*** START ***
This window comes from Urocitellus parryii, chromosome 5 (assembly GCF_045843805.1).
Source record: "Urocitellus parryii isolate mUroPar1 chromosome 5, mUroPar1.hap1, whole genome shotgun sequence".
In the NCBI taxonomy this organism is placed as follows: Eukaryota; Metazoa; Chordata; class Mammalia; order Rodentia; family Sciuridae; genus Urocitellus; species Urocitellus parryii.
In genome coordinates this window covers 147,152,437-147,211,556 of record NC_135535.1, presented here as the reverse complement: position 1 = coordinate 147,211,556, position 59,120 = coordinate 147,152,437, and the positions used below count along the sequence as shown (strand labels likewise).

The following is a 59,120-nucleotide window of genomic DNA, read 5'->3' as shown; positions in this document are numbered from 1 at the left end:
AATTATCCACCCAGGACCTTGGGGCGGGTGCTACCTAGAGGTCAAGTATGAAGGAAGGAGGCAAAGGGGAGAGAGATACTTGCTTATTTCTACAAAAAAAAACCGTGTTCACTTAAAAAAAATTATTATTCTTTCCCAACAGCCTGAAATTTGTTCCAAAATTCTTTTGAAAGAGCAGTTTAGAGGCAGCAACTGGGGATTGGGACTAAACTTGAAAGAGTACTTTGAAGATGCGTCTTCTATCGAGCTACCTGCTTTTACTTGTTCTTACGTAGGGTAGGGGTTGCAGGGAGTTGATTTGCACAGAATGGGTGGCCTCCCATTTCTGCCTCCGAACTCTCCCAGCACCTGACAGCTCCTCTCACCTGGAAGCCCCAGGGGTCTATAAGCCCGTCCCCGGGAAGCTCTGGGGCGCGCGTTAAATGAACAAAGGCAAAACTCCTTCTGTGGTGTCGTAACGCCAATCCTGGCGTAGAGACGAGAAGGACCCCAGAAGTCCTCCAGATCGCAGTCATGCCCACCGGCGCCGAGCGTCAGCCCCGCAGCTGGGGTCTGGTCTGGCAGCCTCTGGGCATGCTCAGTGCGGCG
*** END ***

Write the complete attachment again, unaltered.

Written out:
This window comes from Urocitellus parryii, chromosome 5 (assembly GCF_045843805.1).
Source record: "Urocitellus parryii isolate mUroPar1 chromosome 5, mUroPar1.hap1, whole genome shotgun sequence".
In the NCBI taxonomy this organism is placed as follows: Eukaryota; Metazoa; Chordata; class Mammalia; order Rodentia; family Sciuridae; genus Urocitellus; species Urocitellus parryii.
In genome coordinates this window covers 147,152,437-147,211,556 of record NC_135535.1, presented here as the reverse complement: position 1 = coordinate 147,211,556, position 59,120 = coordinate 147,152,437, and the positions used below count along the sequence as shown (strand labels likewise).

The following is a 59,120-nucleotide window of genomic DNA, read 5'->3' as shown; positions in this document are numbered from 1 at the left end:
AATTATCCACCCAGGACCTTGGGGCGGGTGCTACCTAGAGGTCAAGTATGAAGGAAGGAGGCAAAGGGGAGAGAGATACTTGCTTATTTCTACAAAAAAAAACCGTGTTCACTTAAAAAAAATTATTATTCTTTCCCAACAGCCTGAAATTTGTTCCAAAATTCTTTTGAAAGAGCAGTTTAGAGGCAGCAACTGGGGATTGGGACTAAACTTGAAAGAGTACTTTGAAGATGCGTCTTCTATCGAGCTACCTGCTTTTACTTGTTCTTACGTAGGGTAGGGGTTGCAGGGAGTTGATTTGCACAGAATGGGTGGCCTCCCATTTCTGCCTCCGAACTCTCCCAGCACCTGACAGCTCCTCTCACCTGGAAGCCCCAGGGGTCTATAAGCCCGTCCCCGGGAAGCTCTGGGGCGCGCGTTAAATGAACAAAGGCAAAACTCCTTCTGTGGTGTCGTAACGCCAATCCTGGCGTAGAGACGAGAAGGACCCCAGAAGTCCTCCAGATCGCAGTCATGCCCACCGGCGCCGAGCGTCAGCCCCGCAGCTGGGGTCTGGTCTGGCAGCCTCTGGGCATGCTCAGTGCGGCG